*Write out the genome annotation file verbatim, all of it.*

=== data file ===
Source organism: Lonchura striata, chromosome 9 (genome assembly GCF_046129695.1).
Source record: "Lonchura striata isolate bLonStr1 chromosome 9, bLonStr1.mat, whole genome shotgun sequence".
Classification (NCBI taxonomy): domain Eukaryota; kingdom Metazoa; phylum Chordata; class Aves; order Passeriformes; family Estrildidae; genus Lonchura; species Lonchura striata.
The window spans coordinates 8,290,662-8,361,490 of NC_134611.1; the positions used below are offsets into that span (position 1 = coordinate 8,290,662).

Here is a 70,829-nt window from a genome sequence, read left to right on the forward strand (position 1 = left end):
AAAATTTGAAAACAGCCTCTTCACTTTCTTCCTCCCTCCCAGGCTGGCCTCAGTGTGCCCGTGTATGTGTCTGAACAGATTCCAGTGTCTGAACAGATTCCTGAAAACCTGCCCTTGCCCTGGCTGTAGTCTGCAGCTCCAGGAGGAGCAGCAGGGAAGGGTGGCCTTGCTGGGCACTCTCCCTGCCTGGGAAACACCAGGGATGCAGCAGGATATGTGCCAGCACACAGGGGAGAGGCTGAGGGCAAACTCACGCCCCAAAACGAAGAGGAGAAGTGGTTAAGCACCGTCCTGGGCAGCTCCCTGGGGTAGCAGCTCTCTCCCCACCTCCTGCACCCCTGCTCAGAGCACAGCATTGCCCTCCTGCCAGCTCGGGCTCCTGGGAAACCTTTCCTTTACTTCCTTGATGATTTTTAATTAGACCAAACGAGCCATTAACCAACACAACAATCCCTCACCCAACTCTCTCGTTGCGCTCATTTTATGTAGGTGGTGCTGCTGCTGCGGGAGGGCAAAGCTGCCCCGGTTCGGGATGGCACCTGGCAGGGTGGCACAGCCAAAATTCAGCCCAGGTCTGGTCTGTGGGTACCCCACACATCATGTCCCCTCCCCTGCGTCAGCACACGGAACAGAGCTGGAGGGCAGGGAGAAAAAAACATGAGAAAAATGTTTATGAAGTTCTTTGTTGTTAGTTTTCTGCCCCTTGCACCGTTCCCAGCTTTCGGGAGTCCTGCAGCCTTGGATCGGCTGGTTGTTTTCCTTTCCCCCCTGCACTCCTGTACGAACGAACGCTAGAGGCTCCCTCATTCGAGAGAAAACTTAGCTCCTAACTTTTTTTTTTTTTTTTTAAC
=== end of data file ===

Source organism: Lonchura striata, chromosome 9 (genome assembly GCF_046129695.1).
Source record: "Lonchura striata isolate bLonStr1 chromosome 9, bLonStr1.mat, whole genome shotgun sequence".
Classification (NCBI taxonomy): domain Eukaryota; kingdom Metazoa; phylum Chordata; class Aves; order Passeriformes; family Estrildidae; genus Lonchura; species Lonchura striata.
The window spans coordinates 8,290,662-8,361,490 of NC_134611.1; the positions used below are offsets into that span (position 1 = coordinate 8,290,662).

Here is a 70,829-nt window from a genome sequence, read left to right on the forward strand (position 1 = left end):
AAAATTTGAAAACAGCCTCTTCACTTTCTTCCTCCCTCCCAGGCTGGCCTCAGTGTGCCCGTGTATGTGTCTGAACAGATTCCAGTGTCTGAACAGATTCCTGAAAACCTGCCCTTGCCCTGGCTGTAGTCTGCAGCTCCAGGAGGAGCAGCAGGGAAGGGTGGCCTTGCTGGGCACTCTCCCTGCCTGGGAAACACCAGGGATGCAGCAGGATATGTGCCAGCACACAGGGGAGAGGCTGAGGGCAAACTCACGCCCCAAAACGAAGAGGAGAAGTGGTTAAGCACCGTCCTGGGCAGCTCCCTGGGGTAGCAGCTCTCTCCCCACCTCCTGCACCCCTGCTCAGAGCACAGCATTGCCCTCCTGCCAGCTCGGGCTCCTGGGAAACCTTTCCTTTACTTCCTTGATGATTTTTAATTAGACCAAACGAGCCATTAACCAACACAACAATCCCTCACCCAACTCTCTCGTTGCGCTCATTTTATGTAGGTGGTGCTGCTGCTGCGGGAGGGCAAAGCTGCCCCGGTTCGGGATGGCACCTGGCAGGGTGGCACAGCCAAAATTCAGCCCAGGTCTGGTCTGTGGGTACCCCACACATCATGTCCCCTCCCCTGCGTCAGCACACGGAACAGAGCTGGAGGGCAGGGAGAAAAAAACATGAGAAAAATGTTTATGAAGTTCTTTGTTGTTAGTTTTCTGCCCCTTGCACCGTTCCCAGCTTTCGGGAGTCCTGCAGCCTTGGATCGGCTGGTTGTTTTCCTTTCCCCCCTGCACTCCTGTACGAACGAACGCTAGAGGCTCCCTCATTCGAGAGAAAACTTAGCTCCTAACTTTTTTTTTTTTTTTTTAAC